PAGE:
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Genome Biol. 2008; 9(9): R143.
Published online Sep 25, 2008. doi:  10.1186/gb-2008-9-9-r143
PMCID: PMC2592704

The signature of long-standing balancing selection at the human defensin β-1 promoter

Abstract

Background

Defensins, small endogenous peptides with antimicrobial activity, are pivotal components of the innate immune response. A large cluster of defensin genes is located on human chromosome 8p; among them the beta defensin 1 (DEFB1) promoterhas been extensively studied since discovery that specific polymorphisms and haplotypes associate with asthma and atopy, susceptibility to severe sepsis, as well as HIV and Candida infection predisposition.

Results

Here, we characterize the sequence variation and haplotype structure of the DEFB1 promoter region in six human populations. In all of them, we observed high levels of nucleotide variation, an excess of intermediate-frequency alleles, reduced population differentiation and a genealogy with common haplotypes separated by deep branches. Indeed, a significant departure from the expectation of evolutionary neutrality was observed in all populations and the possibility that this is due to demographic history alone was ruled out. Also, we verified that the selection signature is restricted to the promoter region and not due to a linked balanced polymorphism. A phylogeny-based estimation indicated that the two major haplotype clades separated around 4.5 million years ago, approximately the time when the human and chimpanzee lineages split.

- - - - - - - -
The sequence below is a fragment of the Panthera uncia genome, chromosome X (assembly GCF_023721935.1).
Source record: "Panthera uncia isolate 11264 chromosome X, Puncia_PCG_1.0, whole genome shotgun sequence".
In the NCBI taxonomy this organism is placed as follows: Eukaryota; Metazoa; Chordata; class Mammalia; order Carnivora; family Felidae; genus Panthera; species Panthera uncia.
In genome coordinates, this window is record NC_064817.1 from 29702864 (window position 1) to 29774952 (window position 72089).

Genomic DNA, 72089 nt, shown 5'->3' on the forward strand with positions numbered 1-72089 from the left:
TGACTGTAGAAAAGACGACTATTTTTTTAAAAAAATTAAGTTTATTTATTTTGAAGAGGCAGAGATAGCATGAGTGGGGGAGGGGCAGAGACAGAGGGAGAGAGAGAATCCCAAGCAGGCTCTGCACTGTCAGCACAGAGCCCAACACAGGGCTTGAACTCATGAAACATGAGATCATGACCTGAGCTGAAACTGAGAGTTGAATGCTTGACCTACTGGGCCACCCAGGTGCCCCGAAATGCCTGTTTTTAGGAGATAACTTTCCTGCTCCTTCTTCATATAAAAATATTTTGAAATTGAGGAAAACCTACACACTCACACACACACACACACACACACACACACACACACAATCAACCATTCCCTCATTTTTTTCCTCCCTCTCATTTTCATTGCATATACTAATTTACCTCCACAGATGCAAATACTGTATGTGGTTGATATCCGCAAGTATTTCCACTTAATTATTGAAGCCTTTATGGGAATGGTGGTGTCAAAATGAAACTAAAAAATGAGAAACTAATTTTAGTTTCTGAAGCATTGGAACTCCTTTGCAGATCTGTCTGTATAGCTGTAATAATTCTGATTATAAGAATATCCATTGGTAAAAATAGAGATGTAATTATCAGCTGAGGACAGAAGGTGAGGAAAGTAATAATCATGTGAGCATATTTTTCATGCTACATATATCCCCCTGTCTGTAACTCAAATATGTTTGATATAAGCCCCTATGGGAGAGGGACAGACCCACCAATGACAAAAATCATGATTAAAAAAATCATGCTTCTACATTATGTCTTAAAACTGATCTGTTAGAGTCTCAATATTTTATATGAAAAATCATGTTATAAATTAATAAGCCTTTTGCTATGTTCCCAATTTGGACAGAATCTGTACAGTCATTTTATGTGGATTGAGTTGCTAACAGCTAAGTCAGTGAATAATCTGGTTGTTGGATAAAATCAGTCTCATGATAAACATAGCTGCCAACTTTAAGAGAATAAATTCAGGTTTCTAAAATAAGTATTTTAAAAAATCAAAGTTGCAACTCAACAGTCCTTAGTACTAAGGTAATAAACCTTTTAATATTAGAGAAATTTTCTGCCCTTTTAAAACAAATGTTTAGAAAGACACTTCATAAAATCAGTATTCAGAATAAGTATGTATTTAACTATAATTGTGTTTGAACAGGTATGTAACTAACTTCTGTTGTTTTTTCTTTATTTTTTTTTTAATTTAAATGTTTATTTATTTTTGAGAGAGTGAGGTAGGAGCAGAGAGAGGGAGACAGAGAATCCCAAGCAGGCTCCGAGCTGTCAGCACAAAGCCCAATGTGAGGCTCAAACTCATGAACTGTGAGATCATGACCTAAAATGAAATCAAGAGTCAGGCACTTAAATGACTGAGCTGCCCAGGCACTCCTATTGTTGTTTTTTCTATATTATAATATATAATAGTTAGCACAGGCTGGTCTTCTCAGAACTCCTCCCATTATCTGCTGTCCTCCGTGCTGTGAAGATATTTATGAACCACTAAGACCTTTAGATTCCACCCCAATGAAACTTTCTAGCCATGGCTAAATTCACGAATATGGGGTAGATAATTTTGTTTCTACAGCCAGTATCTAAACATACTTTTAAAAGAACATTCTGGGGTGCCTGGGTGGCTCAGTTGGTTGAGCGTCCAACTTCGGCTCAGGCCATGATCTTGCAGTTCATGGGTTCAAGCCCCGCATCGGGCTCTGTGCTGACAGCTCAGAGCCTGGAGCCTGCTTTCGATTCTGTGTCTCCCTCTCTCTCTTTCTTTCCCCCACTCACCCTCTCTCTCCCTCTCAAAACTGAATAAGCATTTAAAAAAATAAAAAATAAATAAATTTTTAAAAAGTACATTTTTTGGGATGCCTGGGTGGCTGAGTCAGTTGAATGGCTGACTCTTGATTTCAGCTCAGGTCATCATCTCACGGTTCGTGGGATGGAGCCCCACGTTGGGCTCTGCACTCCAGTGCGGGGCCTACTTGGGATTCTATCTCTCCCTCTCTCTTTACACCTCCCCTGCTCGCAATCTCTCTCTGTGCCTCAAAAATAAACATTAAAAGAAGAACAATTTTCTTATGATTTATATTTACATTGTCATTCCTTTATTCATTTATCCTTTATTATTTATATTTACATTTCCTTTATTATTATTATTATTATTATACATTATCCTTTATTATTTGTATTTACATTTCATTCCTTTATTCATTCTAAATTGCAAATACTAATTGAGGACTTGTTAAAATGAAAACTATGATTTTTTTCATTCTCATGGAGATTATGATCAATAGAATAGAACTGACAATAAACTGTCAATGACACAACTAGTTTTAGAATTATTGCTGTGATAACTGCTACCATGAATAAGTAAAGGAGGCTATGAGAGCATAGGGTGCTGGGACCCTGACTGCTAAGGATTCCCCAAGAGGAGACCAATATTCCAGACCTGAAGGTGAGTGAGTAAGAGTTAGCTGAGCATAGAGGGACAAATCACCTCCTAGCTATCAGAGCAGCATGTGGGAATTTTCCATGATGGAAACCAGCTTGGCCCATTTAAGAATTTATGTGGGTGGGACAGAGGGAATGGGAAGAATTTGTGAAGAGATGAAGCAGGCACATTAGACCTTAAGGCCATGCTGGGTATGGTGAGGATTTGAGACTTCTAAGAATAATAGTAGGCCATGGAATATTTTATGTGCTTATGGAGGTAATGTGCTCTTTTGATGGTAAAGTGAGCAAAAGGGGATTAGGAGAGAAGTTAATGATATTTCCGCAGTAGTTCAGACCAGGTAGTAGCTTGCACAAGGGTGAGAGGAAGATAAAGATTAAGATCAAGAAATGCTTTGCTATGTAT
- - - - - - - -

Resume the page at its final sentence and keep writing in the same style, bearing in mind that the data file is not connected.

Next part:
Conclusion

Altogether, these features represent strong molecular signatures of long-term balancing selection, a process that is thought to be extremely rare outside major histocompatibility complex genes. Our data indicate that the DEFB1 promoter region carries functional variants and support previous hypotheses whereby alleles predisposing to atopic disorders are widespread in modern societies because they conferred resistance to pathogens in ancient settings.

Background

Defensins comprise a large family of small endogenous peptides with antimicrobial activity against a wide range of microorganisms [1,2]. Although initially regarded as pivotal components of the innate immune system, recent evidence has indicated that defensins also play roles in the recruitment of adaptive immune cells [3] and in promoting antigen-specific immune responses [4].

In humans two defensin subfamilies have been described (α and β), the structural difference residing in the linear spacing and pairing of their six conserved cysteine residues. While α-defensins are expressed by neutrophils and intestinal Paneth cells, β-defensins are mainly produced by epithelia [5].

In mammals, defensins represent large multigene families and a major defensin cluster localizes to human chromosome 8p22-23, where several α- and β-defensin genes are located. Recent evidence [6] has indicated that β-defensin genes on chromosome 8p originated by successive rounds of duplication followed by a complex evolutionary history involving both negative and positive selection with variable pressures among mammalian lineages [7]. Given the relevance of defensins in antimicrobial response and the conundrum whereby increased protein sequence diversity in the immune system enhances the spectrum of pathogen recognition, defensin coding exons have attracted much more interest in evolutionary studies compared to noncoding sequences. Yet, growing evidence suggests that 5' cis regulatory regions of genes such as CCR5 [8], HLA-G [9], HLA-DQA1 [10] and HLA-DPA1/DPB1 [11] have been subjected to balancing selection during recent primate history.